suefoster.info contains affiliate links. If you click one of these links I may earn a small commission at no extra cost to you, thank you! Please see my Disclosure Policy for further information.
Christmas, for many, is a season to be merry. Unfortunately, the holiday season is also a season for anxiety and stress. The whirlwind of gift-giving, holiday parties, sales blitzes and activities can bump up a person’s stress levels.
High levels of stress can be detrimental to a person’s physical and mental health. Significant emotional stress, for instance, could mean less hair on your head literally!
When you lose a significant amount of hair, you may need to undergo hair loss treatment for women or men to remedy the situation. Apart from causing hair loss, high-stress levels could contribute to the development of cardiovascular problems, such as heart disease and hypertension.
Stress is a drag, but it doesn’t have to ruin the festive spirit that comes with the holiday season.
Here are a few strategies to help you keep your stress in check:
1 Set Boundaries
The holidays can get overwhelming, especially when you’re juggling multiple party invitations, baking requests and last-minute gift shopping for friends and family. The Christmas season also serves as an excellent time to establish boundaries and say “no” to things and activities that place an unnecessary burden on you.
If a co-worker asks you to bring in delicious Christmas treats and you don’t have time to bake them, ask if you could buy cookies from a bakery instead. Alternatively, you could decline the request politely, especially if you have a lot on your plate.
As for Christmas parties and events go, set boundaries by attending only parties or programs that are important for you. Everything else will get the standard and polite “I-can’t-come-to-the-party” response.
2 Come up with a Holiday Schedule
Putting your schedule on paper will show you how realistic your plans are for the holidays. Look for a time management planner or platform and fill in the hours with your scheduled Christmas activities.
Be realistic and include downtime and driving time in your timetable. Begin with the high-priority activities, so you’ll be able to knock off the less important events.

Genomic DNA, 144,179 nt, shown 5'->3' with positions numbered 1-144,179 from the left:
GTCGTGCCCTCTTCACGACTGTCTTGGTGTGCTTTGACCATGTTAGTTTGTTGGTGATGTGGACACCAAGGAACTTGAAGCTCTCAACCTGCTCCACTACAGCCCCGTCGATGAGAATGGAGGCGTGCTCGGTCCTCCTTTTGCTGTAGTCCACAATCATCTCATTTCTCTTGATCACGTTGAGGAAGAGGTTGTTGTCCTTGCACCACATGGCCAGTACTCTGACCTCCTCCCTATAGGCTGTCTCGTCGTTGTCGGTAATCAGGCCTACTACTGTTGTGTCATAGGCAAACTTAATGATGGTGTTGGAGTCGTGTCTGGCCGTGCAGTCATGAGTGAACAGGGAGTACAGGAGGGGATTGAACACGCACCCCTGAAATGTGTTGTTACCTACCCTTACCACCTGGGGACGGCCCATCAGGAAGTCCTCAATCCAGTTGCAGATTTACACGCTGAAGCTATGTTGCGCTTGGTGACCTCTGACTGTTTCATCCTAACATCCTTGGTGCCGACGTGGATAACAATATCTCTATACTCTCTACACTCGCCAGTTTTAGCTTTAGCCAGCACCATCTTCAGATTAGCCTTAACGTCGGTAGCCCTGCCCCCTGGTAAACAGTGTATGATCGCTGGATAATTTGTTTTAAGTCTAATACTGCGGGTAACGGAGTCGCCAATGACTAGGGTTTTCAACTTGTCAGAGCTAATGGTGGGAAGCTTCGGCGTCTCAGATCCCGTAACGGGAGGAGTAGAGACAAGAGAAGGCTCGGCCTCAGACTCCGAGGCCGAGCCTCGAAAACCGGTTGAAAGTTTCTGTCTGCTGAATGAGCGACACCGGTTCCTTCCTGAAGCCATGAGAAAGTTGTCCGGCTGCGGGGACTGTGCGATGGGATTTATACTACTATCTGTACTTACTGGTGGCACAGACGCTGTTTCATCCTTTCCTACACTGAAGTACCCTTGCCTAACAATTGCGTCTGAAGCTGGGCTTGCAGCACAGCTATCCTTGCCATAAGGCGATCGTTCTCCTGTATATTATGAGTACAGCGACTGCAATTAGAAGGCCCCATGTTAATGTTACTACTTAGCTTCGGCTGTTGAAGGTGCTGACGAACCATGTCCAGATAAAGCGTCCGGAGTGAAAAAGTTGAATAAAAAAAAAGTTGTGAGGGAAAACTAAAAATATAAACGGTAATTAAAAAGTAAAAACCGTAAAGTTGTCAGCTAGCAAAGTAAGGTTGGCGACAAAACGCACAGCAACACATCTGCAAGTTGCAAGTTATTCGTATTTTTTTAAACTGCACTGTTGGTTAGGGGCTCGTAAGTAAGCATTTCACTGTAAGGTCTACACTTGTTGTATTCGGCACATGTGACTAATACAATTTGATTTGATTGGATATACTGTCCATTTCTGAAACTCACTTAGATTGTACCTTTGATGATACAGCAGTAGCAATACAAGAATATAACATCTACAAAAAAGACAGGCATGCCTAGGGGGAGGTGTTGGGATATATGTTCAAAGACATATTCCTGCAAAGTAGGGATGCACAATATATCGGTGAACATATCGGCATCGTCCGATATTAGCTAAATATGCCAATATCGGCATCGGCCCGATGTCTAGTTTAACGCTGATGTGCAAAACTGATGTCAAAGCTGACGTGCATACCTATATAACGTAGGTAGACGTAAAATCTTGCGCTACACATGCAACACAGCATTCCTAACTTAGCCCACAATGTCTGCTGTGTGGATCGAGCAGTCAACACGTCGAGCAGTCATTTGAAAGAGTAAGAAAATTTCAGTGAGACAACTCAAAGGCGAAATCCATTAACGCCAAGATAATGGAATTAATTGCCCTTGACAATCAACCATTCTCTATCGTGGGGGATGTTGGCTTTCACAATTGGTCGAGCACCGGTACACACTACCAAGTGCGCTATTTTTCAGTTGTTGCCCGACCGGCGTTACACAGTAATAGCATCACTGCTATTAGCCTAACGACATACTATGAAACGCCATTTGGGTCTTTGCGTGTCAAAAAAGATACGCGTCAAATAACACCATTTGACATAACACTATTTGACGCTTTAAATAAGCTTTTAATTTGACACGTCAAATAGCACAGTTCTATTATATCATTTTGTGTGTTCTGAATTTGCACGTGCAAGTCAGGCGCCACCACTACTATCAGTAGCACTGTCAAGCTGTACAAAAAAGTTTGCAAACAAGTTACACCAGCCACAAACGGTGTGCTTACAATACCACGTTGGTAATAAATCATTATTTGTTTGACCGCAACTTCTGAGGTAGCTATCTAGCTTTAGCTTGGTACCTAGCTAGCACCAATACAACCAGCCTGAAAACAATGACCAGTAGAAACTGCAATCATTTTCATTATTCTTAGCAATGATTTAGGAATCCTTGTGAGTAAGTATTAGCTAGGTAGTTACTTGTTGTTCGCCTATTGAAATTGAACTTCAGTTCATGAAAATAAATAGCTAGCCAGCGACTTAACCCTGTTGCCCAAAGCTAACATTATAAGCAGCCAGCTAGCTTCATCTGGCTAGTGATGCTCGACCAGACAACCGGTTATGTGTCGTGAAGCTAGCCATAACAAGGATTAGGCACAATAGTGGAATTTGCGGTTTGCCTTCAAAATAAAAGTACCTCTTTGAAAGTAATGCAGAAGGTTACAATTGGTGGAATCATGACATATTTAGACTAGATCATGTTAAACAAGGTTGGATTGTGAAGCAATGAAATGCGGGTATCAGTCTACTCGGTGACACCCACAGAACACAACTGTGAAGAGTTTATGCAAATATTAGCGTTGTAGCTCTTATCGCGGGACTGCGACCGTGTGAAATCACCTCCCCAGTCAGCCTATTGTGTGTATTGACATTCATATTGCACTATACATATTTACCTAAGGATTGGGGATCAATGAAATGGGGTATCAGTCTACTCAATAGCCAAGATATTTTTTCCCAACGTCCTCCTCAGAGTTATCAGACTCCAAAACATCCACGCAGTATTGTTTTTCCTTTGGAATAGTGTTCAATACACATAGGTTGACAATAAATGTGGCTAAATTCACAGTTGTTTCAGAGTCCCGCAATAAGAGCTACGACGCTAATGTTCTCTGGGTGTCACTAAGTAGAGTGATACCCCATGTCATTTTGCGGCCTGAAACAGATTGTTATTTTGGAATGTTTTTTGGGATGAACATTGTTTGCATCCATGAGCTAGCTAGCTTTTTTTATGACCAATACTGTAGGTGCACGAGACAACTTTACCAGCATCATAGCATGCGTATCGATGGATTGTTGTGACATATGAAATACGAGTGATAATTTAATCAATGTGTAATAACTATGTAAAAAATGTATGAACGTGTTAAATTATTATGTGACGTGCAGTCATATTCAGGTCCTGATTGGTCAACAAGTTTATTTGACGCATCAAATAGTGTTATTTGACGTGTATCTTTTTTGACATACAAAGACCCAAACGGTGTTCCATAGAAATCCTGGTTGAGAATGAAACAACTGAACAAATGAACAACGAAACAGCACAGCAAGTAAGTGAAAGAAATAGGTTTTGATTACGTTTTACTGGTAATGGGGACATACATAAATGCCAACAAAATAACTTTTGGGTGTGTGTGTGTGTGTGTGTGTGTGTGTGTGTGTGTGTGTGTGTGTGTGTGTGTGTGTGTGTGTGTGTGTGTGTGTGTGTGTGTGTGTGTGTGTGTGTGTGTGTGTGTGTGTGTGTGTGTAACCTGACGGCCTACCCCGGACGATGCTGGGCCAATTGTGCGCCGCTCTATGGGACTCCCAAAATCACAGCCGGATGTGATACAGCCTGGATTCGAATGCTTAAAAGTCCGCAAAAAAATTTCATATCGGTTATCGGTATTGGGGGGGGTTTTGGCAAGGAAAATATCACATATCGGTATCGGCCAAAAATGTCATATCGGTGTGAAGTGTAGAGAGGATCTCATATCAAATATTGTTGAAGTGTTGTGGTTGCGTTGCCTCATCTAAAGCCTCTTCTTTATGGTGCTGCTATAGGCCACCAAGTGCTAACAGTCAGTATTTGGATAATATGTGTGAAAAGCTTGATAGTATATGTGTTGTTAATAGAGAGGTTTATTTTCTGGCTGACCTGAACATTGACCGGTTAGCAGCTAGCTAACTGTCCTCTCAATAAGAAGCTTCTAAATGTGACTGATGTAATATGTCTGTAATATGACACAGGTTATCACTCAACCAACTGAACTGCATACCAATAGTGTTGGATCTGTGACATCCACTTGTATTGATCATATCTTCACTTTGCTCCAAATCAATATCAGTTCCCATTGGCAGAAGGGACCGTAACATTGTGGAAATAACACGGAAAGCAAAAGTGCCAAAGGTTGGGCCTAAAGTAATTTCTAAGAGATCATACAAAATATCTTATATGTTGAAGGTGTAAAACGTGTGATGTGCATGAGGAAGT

3 Carve out Time for Yourself
During the busyness of the holidays, don’t forget to set some “me time” by doing stuff you love the most. Carving out time for yourself will make you feel better during this festive season.
Your “me time” can take on many forms. You could, for instance, read a book, get a haircut, watch Disney Christmas movies with your kids or relax on the couch while sipping a cup of tea.
4 Make Gift-Giving Less Burdensome on Your End
Trying to purchase presents for everyone on your list can eat up a lot of your time and make you feel anxious. Rather than try to get things over with and silently stress about your situation, have an honest conversation with your family regarding the gift-giving process. You could, for example, come together to make this process less burdensome for everyone.
A few less stressful gift-giving ideas you could consider are the following:
- Donate to Charity – Not everyone can financially afford to buy presents, especially during the time of recession. Given that the Christmas season is a time for giving, highlight this fact by donating to a charity of your choice. Helping others doesn’t just make the world a better place. It could also boost happiness and reduce stress.
- Establish a Price Limit and Stick to It – The cost of the gift shouldn’t stress you out mentally and financially. If you’re buying presents for kids, set a limit. An example is a toy that shouldn’t cost more than £20 or £50.
- Order gifts online and have them *delivered at a convenient time for you.
- Ditch the Gift Wrap – Finding the time to wrap your presents can be stressful, as well. Rather than purchase gift wrap, see if the store provides present wrapping services.
5 Eat Properly During the Holidays
During the festive season, you’ll find a lot of decadent desserts and delicious food on the dinner table. This, plus the addition of holiday stress, could result in emotional eating or overeating.
This holiday, make the decision to practice mindful eating, substitute fattening treats for healthy foods and keeping an eye on your meal intake.
6 Set Aside Differences
Refrain from bringing up grievances and similar concerns on the Christmas table. Accept the people in your life as they are, even if they are unable to live up to your standards.
Also, be more understanding and patient when others become distressed or upset, as they too may be feeling the negative effects of holiday anxiety or stress.
Don’t let the festive season become something you dread every year. Take note of these six suggestions to cope with holiday stress. You can find joy, peace and happiness with positive thinking and a little planning on your part.